Map of life expectancy at birth from Global Education Project.

Tuesday, March 24, 2009

Brave New World?

Probably appropriately, having been burned by Pons and Fleischmann and the cold fusion debacle of the 1980s, the mass media have been largely avoiding this, but it appears that cold fusion is back, or rather, given the prior embarassment, what is now called "Low Energy Nuclear Reactions," LENR.

There is no telling whether anything will come of this, and it has physicists sufficiently baffled that I would still bet "no" if I had to. But . . .

If it ultimately is found to work, it will change our world so profoundly that the consequences are largely unimaginable. All the predictions about the potentially dire consequences of the decline of petroleum extraction, and the utopian visions of reordered values and a reorganized society that will carry us happily past the age of oil, will blow away like dust.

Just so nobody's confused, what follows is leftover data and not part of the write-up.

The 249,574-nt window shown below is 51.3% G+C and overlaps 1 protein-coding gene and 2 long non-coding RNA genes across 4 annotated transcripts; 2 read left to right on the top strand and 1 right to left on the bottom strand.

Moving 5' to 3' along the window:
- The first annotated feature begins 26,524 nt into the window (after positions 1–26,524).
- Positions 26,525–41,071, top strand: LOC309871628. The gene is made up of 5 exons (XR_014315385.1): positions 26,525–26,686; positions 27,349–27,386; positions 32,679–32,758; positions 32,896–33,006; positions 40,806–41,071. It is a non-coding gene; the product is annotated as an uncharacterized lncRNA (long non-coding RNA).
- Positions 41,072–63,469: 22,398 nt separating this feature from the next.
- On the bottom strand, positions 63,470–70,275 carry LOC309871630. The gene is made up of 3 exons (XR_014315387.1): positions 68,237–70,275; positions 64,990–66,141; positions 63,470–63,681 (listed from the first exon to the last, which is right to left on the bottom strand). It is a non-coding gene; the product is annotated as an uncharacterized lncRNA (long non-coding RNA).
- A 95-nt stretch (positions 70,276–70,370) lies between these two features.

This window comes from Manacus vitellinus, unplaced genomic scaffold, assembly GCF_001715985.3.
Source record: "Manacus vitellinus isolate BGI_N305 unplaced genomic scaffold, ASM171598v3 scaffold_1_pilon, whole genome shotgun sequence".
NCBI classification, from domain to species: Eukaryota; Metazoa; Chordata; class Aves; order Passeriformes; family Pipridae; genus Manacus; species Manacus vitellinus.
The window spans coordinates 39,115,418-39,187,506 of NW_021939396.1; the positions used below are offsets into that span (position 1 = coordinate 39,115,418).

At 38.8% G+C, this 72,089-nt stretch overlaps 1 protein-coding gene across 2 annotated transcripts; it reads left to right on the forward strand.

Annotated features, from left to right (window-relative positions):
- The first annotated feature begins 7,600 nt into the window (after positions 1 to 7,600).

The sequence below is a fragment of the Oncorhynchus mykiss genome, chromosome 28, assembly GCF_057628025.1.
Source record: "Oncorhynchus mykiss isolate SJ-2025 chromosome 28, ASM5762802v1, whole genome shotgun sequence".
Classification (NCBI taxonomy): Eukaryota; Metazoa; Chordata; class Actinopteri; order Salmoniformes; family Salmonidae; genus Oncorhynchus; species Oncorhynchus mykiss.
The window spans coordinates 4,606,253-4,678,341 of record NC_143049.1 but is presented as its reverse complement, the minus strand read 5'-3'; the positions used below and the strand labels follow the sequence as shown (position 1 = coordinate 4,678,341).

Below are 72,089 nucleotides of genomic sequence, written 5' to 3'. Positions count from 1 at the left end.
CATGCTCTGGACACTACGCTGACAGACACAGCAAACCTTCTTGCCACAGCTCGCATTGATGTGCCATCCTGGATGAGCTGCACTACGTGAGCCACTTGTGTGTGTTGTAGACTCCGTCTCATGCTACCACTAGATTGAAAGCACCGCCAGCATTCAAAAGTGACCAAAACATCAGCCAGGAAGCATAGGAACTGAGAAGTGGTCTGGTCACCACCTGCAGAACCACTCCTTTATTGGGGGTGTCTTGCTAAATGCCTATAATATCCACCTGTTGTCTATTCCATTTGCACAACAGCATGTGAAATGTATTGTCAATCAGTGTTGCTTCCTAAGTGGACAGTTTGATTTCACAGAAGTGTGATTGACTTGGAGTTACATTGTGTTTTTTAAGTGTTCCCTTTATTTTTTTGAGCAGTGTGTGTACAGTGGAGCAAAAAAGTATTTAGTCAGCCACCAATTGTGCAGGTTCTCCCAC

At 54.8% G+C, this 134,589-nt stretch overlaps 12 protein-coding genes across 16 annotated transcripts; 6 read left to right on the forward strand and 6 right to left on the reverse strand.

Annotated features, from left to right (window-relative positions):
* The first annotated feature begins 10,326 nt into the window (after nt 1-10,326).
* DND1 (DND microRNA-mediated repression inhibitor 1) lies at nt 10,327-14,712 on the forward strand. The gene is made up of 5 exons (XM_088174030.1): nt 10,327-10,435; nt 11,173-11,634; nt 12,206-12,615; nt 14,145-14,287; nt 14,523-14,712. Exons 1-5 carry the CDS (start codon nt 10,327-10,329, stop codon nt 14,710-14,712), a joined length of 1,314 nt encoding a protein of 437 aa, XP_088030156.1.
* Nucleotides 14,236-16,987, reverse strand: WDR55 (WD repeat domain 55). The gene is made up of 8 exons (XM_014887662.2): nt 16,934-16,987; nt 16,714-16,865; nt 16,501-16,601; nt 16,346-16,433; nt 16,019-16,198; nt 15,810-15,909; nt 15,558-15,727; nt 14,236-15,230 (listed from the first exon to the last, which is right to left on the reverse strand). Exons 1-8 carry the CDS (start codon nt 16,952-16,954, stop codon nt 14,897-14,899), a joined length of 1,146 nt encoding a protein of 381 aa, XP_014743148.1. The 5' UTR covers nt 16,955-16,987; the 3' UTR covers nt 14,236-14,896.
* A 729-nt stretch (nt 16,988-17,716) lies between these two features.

It is quite premature to invest much energy in contemplating the possibilities, but I mention this because it reminds us of how cloudy all of our crystal balls really are. Just as adults realize that their childhood obsessions with cliques and who the popular kids are and the unbearable crush on Mary Lou and all of that were just a lot of pish tosh, so might be everything we believe is important now in public policy, from the future of Social Security to geostrategy to economic development of the poor nations. A lot can change in a hurry, for better or for worse. Don't forget that. (I'll skip the negative catastrophe scenarios for now, but they're out there too.)

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